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Want More Choices? Use Font Linking

If you find your choice of web-safe fonts to be too limiting or if you want to use a more decorative font for a headline, your choices used to be very limited. One approach was to set your text in Photoshop and save it as an JPEG, but then search engines could not index your content, and screen readers couldn’t read your pages to disabled web users. In addition, every time you wanted to edit your text, you had to make a visit to Photoshop to recreate your image.

Fortunately, in 2009, the major browsers started supporting the @font-face specification in CSS3 (Cascading Style Sheets, see Time to Style Your Document with CSS) that provides significantly more flexibility for website designers in terms of font choices. The @font-face rule provides a mechanism for linking a font file that is stored on a server to the content in a webpage. The browser downloads the font file and uses it to set text in that typeface.  Joshua Johnson’s The Essential Guide to @font-face (2010) provides an excellent summary of current @font-face solutions for those who are coding their own websites. In his review, Joshua mentions sites such as TypeKit and FontSquirrel, which provide both free and paid font solutions.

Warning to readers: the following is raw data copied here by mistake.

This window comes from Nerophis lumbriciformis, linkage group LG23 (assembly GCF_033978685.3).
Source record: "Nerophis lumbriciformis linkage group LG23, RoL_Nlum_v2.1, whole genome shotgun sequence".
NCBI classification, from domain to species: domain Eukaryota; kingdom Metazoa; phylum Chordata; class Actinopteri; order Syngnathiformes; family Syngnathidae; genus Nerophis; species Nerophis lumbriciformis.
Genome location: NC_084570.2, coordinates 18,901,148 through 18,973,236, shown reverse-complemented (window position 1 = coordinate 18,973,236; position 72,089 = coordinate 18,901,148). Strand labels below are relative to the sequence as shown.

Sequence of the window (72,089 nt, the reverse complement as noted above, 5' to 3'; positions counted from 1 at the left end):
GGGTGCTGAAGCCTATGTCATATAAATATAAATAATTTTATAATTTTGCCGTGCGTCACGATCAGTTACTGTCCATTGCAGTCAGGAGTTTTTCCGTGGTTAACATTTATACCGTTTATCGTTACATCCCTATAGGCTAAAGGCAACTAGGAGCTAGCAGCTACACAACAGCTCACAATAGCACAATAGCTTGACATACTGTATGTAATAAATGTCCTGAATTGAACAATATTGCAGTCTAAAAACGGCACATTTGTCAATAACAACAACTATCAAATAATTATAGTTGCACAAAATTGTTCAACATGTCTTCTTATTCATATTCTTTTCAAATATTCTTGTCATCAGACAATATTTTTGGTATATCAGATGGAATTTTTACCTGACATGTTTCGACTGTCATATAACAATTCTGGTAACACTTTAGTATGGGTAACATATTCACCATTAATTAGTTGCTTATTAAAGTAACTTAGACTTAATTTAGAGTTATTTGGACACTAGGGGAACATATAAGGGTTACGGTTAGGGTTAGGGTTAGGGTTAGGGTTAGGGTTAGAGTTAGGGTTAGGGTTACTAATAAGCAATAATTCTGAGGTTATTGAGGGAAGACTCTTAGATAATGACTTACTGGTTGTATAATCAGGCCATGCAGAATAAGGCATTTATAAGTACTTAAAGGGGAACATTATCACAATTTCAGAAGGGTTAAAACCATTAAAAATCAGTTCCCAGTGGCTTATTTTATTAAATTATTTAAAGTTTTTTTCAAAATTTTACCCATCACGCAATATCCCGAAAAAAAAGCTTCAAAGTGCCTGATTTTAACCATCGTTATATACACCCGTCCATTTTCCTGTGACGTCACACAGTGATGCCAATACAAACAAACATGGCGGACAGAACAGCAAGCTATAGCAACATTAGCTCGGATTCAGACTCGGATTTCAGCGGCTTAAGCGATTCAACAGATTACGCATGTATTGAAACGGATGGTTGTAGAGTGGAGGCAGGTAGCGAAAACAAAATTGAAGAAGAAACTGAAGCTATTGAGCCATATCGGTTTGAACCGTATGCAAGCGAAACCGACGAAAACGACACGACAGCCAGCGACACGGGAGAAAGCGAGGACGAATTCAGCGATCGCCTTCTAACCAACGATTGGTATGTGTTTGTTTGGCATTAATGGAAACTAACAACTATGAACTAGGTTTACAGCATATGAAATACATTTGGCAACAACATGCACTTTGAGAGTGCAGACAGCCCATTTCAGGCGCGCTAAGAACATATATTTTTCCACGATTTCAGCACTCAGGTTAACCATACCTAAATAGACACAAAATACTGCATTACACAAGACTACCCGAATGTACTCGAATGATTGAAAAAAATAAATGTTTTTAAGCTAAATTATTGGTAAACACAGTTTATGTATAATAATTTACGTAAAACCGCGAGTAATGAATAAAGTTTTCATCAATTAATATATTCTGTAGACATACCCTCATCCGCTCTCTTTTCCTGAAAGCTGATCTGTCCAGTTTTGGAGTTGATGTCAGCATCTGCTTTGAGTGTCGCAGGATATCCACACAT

Joshua also mentions the Google web font service which has expanded considerably since the article was published. TypeKit partnered with Google to develop a simple open process for using CSS font-linking, and in 2010 Google began their Google Web Fonts font sharing service. (You can read more about this service at the Google Web Font Blog.) As of July of 2011, the Google webfonts site offers 184 open source font families for use on your webpages (as of January, 2012, there were 422). These fonts include many decorative typefaces that are well suited for use in headlines.

Examples of Google Webfonts.

Figure 19. Examples of typefaces from Google’s free webfont service.

The Google/Typekit solution is straightforward and easy to use. The fonts are stored on Google servers. You link to a Google style sheet for the typeface you want to use (Google even supplies the linking code), and then you add the font to your CSS rules (Google includes sample rules as well). As an extra bonus, all the fonts are licensed to be used for free on the web.

Blogger now offers the Google webfonts as choices in its WSIWYG text editor; we suspect many other platforms will follow.